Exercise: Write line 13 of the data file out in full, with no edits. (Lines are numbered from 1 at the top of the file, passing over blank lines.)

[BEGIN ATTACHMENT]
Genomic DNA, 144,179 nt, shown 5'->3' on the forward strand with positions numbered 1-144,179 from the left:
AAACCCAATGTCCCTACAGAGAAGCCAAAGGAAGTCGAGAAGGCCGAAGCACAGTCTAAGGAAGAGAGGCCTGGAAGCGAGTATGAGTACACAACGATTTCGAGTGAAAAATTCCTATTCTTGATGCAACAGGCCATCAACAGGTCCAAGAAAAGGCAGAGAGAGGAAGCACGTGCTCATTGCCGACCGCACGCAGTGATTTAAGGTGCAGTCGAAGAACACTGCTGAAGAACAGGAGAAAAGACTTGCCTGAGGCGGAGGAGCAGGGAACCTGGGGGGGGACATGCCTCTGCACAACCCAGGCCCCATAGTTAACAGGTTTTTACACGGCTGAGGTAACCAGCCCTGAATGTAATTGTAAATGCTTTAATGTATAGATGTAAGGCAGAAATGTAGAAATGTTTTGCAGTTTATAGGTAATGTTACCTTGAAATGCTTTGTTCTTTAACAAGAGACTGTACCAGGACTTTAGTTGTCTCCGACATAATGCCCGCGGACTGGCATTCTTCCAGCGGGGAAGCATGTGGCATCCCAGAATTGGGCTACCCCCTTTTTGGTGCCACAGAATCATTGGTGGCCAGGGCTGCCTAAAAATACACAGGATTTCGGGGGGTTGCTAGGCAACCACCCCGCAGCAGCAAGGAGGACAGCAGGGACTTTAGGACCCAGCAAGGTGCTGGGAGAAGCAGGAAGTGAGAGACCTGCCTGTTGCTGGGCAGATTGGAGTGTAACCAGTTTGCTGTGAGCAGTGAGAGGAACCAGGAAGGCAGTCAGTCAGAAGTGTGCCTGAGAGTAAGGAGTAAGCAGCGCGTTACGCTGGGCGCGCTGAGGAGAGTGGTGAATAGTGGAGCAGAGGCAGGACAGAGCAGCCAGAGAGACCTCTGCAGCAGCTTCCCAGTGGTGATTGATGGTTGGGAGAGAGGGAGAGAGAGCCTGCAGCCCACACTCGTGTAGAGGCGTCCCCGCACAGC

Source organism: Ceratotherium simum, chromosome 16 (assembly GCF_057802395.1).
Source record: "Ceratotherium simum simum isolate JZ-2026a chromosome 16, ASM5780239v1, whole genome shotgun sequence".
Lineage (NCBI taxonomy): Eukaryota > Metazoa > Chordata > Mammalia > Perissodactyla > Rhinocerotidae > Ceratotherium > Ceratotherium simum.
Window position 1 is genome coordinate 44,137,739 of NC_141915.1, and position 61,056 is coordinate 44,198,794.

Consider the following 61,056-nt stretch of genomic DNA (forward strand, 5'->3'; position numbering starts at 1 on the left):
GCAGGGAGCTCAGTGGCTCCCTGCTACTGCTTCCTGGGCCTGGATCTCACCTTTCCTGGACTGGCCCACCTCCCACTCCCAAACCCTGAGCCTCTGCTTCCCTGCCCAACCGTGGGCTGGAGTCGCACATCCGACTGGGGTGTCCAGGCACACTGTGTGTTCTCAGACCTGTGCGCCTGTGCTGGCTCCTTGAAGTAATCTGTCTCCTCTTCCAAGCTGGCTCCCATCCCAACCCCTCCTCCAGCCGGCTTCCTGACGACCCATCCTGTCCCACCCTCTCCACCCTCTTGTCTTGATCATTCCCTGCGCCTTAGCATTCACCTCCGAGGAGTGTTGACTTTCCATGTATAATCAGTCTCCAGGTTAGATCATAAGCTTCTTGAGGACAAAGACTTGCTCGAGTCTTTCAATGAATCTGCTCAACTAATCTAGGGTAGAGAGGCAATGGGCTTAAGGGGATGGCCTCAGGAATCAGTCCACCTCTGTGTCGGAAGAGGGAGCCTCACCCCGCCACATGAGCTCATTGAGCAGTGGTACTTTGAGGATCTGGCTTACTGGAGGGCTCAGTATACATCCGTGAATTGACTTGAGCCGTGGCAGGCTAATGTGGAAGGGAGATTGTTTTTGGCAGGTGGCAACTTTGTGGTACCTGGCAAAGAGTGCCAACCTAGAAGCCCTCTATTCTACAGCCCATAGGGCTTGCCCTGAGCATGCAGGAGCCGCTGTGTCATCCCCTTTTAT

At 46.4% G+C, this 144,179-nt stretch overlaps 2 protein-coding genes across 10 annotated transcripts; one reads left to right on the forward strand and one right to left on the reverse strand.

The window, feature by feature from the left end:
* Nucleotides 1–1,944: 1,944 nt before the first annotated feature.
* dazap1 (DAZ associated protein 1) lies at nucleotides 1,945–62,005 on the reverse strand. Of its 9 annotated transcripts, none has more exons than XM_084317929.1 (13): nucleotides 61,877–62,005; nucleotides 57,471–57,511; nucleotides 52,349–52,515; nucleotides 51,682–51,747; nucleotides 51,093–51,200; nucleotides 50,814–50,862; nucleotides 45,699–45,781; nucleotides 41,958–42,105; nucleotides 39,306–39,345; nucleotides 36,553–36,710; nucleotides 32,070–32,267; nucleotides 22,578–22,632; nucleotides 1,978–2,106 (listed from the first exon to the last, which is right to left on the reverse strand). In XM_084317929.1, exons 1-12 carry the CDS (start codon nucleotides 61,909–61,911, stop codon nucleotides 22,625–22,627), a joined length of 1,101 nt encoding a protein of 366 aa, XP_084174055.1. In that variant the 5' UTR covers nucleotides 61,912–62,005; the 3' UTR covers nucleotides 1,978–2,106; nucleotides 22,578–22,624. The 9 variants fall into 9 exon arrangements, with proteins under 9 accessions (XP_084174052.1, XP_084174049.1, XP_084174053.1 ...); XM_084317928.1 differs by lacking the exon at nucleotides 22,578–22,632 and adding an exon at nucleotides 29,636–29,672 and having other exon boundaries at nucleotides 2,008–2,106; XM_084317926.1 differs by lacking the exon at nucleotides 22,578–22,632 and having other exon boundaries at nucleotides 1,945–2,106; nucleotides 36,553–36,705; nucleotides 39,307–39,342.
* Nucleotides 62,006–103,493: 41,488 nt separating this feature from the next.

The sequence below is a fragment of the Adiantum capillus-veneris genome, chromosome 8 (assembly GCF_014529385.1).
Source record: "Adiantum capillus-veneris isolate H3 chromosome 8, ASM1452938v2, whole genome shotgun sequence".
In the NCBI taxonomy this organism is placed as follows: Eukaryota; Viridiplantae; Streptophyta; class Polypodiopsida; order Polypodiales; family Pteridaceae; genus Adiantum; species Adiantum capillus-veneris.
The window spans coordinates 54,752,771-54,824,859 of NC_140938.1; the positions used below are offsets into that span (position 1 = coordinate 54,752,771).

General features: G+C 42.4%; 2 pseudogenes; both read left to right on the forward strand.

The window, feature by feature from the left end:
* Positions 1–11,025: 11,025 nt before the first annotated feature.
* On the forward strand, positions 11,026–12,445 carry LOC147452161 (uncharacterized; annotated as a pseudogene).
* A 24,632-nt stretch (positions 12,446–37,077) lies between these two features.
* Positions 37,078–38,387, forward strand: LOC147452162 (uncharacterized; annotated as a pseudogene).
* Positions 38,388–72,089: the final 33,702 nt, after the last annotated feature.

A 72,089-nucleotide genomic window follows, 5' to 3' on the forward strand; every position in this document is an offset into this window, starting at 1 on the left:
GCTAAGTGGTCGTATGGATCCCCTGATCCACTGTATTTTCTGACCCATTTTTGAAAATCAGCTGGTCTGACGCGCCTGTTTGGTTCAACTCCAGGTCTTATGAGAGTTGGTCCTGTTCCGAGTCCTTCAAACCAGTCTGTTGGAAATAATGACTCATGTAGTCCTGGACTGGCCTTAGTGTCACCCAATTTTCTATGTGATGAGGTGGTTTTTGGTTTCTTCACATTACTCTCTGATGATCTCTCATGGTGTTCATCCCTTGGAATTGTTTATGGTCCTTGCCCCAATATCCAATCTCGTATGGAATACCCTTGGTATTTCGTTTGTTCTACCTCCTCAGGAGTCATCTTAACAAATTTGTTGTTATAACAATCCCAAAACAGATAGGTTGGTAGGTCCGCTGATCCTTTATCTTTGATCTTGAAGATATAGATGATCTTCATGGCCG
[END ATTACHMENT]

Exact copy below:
* Nucleotides 62,006–103,493: 41,488 nt separating this feature from the next.